31 March 1903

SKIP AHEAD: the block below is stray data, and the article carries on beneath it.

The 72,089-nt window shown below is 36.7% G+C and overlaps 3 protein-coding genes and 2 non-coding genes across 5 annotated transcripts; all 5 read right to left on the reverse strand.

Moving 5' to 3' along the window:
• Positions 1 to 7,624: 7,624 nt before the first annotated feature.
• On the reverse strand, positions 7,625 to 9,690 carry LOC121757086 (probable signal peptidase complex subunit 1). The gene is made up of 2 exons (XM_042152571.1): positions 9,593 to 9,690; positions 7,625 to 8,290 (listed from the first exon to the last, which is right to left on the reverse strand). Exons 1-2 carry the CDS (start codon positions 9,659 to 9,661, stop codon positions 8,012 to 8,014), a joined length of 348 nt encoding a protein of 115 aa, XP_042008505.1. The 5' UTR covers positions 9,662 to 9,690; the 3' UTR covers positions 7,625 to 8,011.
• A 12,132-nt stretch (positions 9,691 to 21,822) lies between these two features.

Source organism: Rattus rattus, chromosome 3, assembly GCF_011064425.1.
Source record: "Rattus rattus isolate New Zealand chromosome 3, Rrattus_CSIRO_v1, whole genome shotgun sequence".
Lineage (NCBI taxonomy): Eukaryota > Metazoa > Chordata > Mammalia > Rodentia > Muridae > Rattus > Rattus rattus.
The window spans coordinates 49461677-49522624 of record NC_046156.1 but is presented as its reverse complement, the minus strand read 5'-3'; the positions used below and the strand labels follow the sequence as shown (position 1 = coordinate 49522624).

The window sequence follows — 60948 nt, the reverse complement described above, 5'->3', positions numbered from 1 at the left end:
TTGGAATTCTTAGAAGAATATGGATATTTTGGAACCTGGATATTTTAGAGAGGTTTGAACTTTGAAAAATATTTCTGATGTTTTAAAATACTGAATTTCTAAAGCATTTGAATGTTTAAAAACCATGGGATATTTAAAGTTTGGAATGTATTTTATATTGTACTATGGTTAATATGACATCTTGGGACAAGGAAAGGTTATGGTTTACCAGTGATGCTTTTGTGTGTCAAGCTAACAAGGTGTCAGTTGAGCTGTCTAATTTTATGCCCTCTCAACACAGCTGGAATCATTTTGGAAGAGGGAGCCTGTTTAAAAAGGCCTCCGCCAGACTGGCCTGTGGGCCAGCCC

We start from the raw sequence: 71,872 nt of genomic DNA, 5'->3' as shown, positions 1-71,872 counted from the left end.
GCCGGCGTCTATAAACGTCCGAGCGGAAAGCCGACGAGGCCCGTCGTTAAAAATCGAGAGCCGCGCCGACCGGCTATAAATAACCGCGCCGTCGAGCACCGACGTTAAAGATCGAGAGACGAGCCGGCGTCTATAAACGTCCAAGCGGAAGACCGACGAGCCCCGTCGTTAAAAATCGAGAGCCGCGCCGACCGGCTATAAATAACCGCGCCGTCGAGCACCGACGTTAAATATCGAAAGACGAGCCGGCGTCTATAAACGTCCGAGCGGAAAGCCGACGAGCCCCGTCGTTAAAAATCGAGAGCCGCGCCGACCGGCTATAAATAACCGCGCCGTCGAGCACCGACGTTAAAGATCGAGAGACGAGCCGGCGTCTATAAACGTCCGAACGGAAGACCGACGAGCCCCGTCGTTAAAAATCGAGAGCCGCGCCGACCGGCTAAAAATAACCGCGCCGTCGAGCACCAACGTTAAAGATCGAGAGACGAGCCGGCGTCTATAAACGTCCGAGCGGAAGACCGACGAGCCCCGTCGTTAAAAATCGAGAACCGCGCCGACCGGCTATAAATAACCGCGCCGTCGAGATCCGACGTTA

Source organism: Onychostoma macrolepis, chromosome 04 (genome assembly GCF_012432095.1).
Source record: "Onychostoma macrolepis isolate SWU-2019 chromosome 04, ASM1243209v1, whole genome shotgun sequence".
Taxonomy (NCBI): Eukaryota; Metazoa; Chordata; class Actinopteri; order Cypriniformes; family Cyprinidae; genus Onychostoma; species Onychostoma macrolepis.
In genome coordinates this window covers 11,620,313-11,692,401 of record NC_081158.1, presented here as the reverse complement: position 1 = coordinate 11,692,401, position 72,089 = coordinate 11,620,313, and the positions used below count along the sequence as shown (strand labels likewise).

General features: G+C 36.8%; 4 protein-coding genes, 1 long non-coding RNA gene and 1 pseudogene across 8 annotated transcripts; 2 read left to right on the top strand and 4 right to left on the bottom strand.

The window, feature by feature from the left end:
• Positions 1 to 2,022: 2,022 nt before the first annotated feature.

Since the Pall Mall Gazette a few days ago gave a series of coincidences supporting the theory that Klosowski, or Chapman, as he was for some time called, was the perpetrator of the "Jack the Ripper" murders in Whitechapel fifteen years ago, it has been interesting to note how many amateur criminologists have come forward with statements to the effect that it is useless to attempt to link Chapman with the Whitechapel atrocities. This cannot possibly be the same man, it is said, because, first of all, Chapman is not the miscreant who could have done the previous deeds, and, secondly, it is contended that the Whitechapel murderer has long been known to be beyond the reach of earthly justice.In order, if possible, to clear the ground with respect to the latter statement particularly, a repre- sentative of the Pall Mall Gazette again called on Mr. F. G. Abberline, formerly Chief Detective Inspector of Scotland Yard, yesterday, and elicited the following statement from him: "You can state most emphatically," said Mr. Abberline, "that Scotland Yard is really no wiser on the subject than it was fifteen years ago. It is simple nonsense to talk of the police having proof that the man is dead. I am, and always have been, in the closest touch with Scotland Yard, and it would have been next to impossible for me not to have known all about it. Besides, the authorities would have been only too glad to make an end of such a mystery, if only for their own credit." To convince those who have any doubts on the point, Mr. Abberline produced recent documentary evidence which put the ignorance of Scotland Yard as to the perpetrator beyond the shadow of a doubt. "I know," continued the well-known detective, "that it has been stated in several quarters that 'Jack the Ripper' was a man who died in a lunatic asylum a few years ago, but there is nothing at all of a tangible nature to support such a theory. Our representative called Mr. Abberline's attention to a statement made in a well-known Sunday paper, in which it was made out that the author was a young medical student who was found drowned in the Thames. "Yes," said Mr. Abberline, "I know all about that story. But what does it amount to? Simply this. Soon after the last murder in Whitechapel the body of a young doctor was found in the Thames, but there is absolutely nothing beyond the fact that he was found at that time to incriminate him. A report was made to the Home Office about the matter, but that it was 'considered final and conclusive' is going altogether beyond the truth. Seeing that the same kind of murders began in America afterwards, there is much more reason to think the man emigrated. Then again, the fact that several months after December, 1888, when the student's body was found, the detectives were told still to hold themselves in readiness for further investigations seems to point to the conclusion that Scotland Yard did not in any way consider the evidence as final." "But what about Dr. Neill Cream? A circumstantial story is told of how he confessed on the scaffold--at least, he is said to have got as far as 'I am Jack--' when the jerk of the rope cut short his remarks." "That is also another idle story," replied Mr. Abberline. "Neill Cream was not even in this country when the Whitechapel murders took place. No; the identity of the diabolical individual has yet to be established, notwithstanding the people who have produced these rumors and who pretend to know the state of the official mind." "As to the question of the dissimilarity of character in the crimes which one hears so much about," continued the expert, "I cannot see why one man should not have done both, provided he had the professional knowledge, and this is admitted in Chapman's case. A man who could watch his wives being slowly tortured to death by poison, as he did, was capable of anything; and the fact that he should have attempted, in such a cold- blooded manner to murder his first wife with a knife in New Jersey, makes one more inclined to believe in the theory that he was mixed up in the two series of crimes. What, indeed, is more likely than that a man to some extent skilled in medicine and surgery should discontinue the use of a knife when his commission--and I still believe Chapman had a commission from America--came to an end, and then for the remainder of his ghastly deeds put into practice his knowledge of poisons? Indeed, if the theory be accepted that a man who takes life on a whole- sale scale never ceases his accursed habit until he is either arrested or dies, there is much to be said for Chapman's consistency. You see, incentive changes; but the fiendishness is not eradicated. The victims, too, you will notice, continue to be women ; but they are of different classes, and obviously call for different methods of despatch."